> that's assuming the computing power to provide whatever spread spectrum,
    > encoding, error detection, etc. functionality is required.
    >
    > Tim
    >


    I worked on one of the very first bluetooth implementations, it was;
    a DSP, a flash, an FPGA, an RF chip, a saw filter, a whole bunch of
    passives
    it was probably 5*5cm PCB fully packed on both sides

    -Lasse
     
    , Mar 7, 2013
    #7
  8. In sci.electronics.misc <> wrote:
    > On Mar 7, 1:51?am, "Tim Williams" <> wrote:
    >> Hmmm, not a big deal I suspect.
    >>
    >> Build a general purpose RF block for, say, 2.45GHz BT or 802.11(etc), or
    >> whatever. ?Give it handles to talk with anything (modulations, bit
    >> streams, etc.), design and build it on a particular fab process, and like
    >> magic, anything incorporating that block will also work. ?Monolithic
    >> inductors can be fabricated with not very good Q at 2.45GHz (I think they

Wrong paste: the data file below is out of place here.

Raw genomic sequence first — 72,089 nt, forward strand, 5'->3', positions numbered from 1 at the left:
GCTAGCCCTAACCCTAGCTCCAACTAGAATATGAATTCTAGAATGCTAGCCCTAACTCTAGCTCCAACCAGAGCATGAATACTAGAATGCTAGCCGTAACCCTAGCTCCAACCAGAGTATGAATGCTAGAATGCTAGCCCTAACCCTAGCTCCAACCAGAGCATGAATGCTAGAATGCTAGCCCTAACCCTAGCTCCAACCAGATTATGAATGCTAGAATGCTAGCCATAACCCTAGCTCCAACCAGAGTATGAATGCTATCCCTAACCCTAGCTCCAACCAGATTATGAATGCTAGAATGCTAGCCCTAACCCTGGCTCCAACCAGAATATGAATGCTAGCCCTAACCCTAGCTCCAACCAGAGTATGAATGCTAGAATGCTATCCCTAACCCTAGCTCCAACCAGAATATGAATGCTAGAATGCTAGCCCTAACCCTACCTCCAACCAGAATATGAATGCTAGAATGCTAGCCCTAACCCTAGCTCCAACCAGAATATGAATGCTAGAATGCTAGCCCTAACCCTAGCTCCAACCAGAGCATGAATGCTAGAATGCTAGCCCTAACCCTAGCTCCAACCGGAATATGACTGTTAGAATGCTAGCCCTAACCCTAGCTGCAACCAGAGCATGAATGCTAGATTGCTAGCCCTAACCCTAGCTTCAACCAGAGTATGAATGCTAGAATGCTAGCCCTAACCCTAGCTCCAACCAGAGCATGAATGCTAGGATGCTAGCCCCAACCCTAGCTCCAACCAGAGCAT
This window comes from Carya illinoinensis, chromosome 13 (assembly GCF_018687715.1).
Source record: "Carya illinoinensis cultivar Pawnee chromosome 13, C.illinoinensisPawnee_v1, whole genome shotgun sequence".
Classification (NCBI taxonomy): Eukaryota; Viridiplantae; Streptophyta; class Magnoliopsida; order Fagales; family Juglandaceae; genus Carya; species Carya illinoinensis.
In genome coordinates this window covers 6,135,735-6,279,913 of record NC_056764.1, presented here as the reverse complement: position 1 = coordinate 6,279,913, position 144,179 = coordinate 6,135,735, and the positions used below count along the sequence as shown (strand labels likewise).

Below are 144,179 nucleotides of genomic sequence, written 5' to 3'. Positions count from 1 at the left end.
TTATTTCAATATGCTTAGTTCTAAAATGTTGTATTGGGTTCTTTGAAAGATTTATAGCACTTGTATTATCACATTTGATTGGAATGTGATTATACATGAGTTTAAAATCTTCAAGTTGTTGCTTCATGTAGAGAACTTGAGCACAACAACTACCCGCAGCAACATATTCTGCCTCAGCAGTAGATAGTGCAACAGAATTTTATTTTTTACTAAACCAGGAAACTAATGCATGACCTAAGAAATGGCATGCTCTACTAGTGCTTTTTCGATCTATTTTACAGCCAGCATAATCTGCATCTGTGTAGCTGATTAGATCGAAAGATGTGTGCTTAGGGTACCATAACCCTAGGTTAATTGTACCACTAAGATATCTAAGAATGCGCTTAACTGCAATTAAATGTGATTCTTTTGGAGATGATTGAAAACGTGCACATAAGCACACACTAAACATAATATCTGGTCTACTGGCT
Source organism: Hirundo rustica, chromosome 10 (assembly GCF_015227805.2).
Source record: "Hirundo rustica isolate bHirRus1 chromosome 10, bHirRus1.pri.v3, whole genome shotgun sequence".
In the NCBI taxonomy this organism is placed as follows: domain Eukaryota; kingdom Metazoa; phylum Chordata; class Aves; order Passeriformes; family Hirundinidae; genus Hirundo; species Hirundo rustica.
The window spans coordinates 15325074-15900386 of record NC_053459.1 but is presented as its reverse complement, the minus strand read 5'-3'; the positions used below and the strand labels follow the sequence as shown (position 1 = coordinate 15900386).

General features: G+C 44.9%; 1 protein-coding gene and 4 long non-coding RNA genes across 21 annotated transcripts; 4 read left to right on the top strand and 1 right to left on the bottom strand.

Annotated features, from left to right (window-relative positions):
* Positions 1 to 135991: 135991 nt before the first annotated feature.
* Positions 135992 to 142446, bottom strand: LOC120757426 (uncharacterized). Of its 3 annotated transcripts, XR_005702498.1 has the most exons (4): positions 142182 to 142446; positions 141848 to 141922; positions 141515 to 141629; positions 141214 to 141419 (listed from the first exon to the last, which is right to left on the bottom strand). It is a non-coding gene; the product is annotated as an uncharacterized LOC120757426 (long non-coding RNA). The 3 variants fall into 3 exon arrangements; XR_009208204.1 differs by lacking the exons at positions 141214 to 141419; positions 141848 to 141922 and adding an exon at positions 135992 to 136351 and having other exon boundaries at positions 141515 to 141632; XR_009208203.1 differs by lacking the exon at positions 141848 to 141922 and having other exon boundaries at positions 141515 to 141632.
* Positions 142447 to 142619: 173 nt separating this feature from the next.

>> usually peak around Q = 10 or 20 around 5GHz), but enough to do "silicon
    >> oscillators" and stuff. ?Voltage regulation (bandgap, or old school buried
    >> zener) and temperature compensation are no-brainers, as ICs go. ?Want a
    >> DDS? ?Just chuck some more IP at it! ?Then whatever ancillary function
    >> (moisture, temperature sensor, etc.) simply plugs into this mess of
    >> transistors and functions.

    >
    > I remember working on making bluetooth in a "single chip"
    > we had a working radio and build an evolution of an existing SOC to
    > stack
    > on top of it in a single package
    >
    > Everything worked great when we tested the first samples, but then
    > the
    > software guys started running their code in ROM then the sensitivity
    > dropped
    >
    > turned out that the ROM being in a different corner of the SOC coupled
    > noise
    > into the radio VCO inductors, but the RAM where the test code was run
    > didn't
    >
    >
    >>
    >> Quite crazy, as all that circuitry is squeezing into a few milimeters of
    >> silicon, when a few decades ago it was, well of course it was migrating to
    >> thick film before monolithic, but before that, it was all machined
    >> cavities, hand-soldered RF transistors, and microstrip everywhere. ?I
    >> suppose Bluetooth would've taken up a whole rack, back in the 70s, and